unclear. Many environmental variables can have adirect or indirect effect on
anophelineoviposition (Sumba et al. 2004, Rejmnkov et al. 2005) as well as on larval
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distribution, density, and development (Gimnig et al. 2001) and adult fitness (Briegel 1990a,
Briegel 2003).
Physico-chemical factors of the water, such as temperature, salinity, concentration of carbonates
and nitrates have a correlation with the presence or development quality of Anopheles larvae in
pools (Robert et al. 1998, Gimnig et al. 2001).Knowing the soil substrate is most probably of
critical importancein the Anopheles larval habitat. Since the majorityof Anopheleslarval habitats
are temporary due to seasonalrains, the only permanent part of this system is the soil inwhich
most of the biological and chemical components ofthe habitat can persist during the dry season.

1.1 Objectives
1.1.1General Objective
- To review the role of physico-chemical and biological factors on the development and
distribution of anopheles mosquito larvae.

1.1.2 Specific Objectives
-To review the role of physico-chemical characteristics of mosquito larvae habitats on
anopheline mosquito larvae development and distribution
- To review the role ofbiological characteristics of mosquito larval habitats on anopheline larvae
development and distribution

2 Materials and Methods
We used journal articles, bulletins, books which are available online and PDF forms,
websitesand personal communication to gather relevant information.

2.1 Literature Search Strategy
This seminar paper was prepared by browsing different websites of pubmed using key words and
phrases such as mosquito, malaria, environmental factors, larval habitat, Anopheles
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mosquito larvae, biological factors, Physico-chemical characterstics of larval habitats , and
mosquito ecology

2.2 Selection Criteria
We have seen different works done in different parts of the world which are available on internet
as PDF; online which are related to this topic were selected .Then we selected the most relevant
information and pertinent ones.

3 Literature Review
Out of more than 400 described species of Anopheles (White, 1977) some 45 of them are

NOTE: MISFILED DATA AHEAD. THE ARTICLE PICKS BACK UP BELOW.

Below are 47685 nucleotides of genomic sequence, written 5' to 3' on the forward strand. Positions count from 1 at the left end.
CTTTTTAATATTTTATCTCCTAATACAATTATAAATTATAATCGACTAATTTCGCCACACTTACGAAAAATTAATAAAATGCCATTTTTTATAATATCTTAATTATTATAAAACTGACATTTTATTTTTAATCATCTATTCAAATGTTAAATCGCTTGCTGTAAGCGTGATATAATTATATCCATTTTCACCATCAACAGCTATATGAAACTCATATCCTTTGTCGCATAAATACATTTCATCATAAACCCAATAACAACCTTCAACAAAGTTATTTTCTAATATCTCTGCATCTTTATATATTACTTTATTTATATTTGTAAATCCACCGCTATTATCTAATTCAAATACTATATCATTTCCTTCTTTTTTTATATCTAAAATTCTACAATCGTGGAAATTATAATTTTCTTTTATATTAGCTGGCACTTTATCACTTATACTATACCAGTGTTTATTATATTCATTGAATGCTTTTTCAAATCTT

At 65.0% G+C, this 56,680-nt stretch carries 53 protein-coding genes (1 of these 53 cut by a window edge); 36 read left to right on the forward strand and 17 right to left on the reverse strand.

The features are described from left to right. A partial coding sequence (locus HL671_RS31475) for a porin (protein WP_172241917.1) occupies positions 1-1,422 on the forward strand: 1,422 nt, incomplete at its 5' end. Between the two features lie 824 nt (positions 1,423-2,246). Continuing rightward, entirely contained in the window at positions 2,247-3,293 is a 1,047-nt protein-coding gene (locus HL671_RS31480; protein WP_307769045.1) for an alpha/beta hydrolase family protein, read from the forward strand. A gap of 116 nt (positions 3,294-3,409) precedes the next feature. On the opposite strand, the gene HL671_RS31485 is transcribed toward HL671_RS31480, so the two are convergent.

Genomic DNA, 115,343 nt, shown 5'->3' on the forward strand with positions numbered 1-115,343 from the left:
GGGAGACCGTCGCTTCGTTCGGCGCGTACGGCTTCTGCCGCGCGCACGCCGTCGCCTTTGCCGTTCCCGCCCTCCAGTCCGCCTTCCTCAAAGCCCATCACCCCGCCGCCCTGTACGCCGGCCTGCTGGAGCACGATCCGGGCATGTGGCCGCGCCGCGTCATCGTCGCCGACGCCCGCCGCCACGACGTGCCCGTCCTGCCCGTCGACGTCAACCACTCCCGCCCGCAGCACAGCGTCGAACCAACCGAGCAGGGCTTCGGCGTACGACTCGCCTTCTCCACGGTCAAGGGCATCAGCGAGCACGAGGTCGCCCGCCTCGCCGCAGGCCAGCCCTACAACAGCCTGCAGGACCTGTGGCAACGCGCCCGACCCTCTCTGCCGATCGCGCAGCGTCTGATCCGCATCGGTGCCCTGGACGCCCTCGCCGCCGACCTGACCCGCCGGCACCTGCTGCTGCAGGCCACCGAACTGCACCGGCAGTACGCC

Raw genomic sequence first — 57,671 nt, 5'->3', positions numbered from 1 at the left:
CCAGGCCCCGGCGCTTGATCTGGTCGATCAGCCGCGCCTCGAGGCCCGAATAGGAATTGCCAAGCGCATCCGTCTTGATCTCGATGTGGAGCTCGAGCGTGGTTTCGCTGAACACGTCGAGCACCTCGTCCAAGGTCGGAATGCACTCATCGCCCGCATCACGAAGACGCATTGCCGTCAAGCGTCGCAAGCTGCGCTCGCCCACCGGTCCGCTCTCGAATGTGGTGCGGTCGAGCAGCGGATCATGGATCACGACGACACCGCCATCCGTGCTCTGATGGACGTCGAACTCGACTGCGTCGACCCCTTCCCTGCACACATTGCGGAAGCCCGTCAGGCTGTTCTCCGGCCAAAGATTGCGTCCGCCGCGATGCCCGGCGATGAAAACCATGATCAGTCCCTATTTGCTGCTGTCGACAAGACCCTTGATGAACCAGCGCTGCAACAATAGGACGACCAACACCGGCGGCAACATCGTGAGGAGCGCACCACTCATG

implicated in the transmission of malaria. Different species of Anophelesare responsible for the
transmission of malaria in specific geographic areas. The density of mosquito population is
dependent on larval ecology. Irrigation schemes, particularly those which used for growing rice,
are preferred breeding sites for An. gambiae s.l. and An. funestus. An.merus and An. melas have
extensive breeding sites within the tidal limits of coastal line (White, 1972, Bryan, 1983; Mbogo
et al., 2003). The malaria vectors play an important role in the transmission of P. falciparum
parasites. These vectors generally have high parasite inoculation rates and are also remarkably
stable in a wide range of bio-ecological and seasonal conditions hence appears to be very
flexible, both in exploiting new man-made environments and in their response to malaria control
activities (Coluzzi et al.,1984).

The adaptability to environmental changes leading to marked contrasts in vector bionomics has
led to the development of various levels of vectorial efficiency for populations of
Anophelesspecies in heterogeneous environments within the same locality and has thus become
important factor in determination of epidemiology of malaria (Toure et al., 1994). Environmental
heterogeneities have arisen mainly as a result of human activities which act as a means of
constant evolutionary challenge as they provide a source of environmental change to which
anthropophilic Anopheles have to respond by developing a highly dynamic vector-host
relationship (Mulla et al., 1990; Mutero et al., 2000).
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3.1 Anopheles Mosquitoes Ecology, Behavior and Distribution
Several factors significantly affect the distribution of malaria in space and time, between
persons, and the resulting morbidity and mortality. Some of these factors include; the natural
environment through its vector populations, interaction between vector and parasite, parasite
determinants and some of its genetically controlled characteristics, host-biological factors,
behavioral, social and economic elements. Factors pertaining to the natural environment for
example, the availability of the larval habitats for malaria vectors influences the distribution of
malaria in the area. The local rainfall produces rain pools favored by most malaria vector species
for example An. gambiae s.s. and An. arabiensis. The slope of the land and the nature of the soil
are some of the other environmentally related factors, which affect the type of surface water
available and its persistence and subsequently the increase of local malaria vector populations.
The optimal range of temperature and the relative humidity for most malaria vectors is 20-30
o
C
and 70-80% respectively (Wernsdorfer & McGregor, 1986).

In wetlands, the abundances of mosquito larvae are often limited by biotic factors, such as
predators and competitors (Blaustein&Karban 1990; Blaustein&Margalit 1996; Stav et al. 2000).
In addition, the importance of these biotic interactions varies depending on the type of wetland.
Wetlands can be divided into three classes temporary, permanent and semi- permanent based on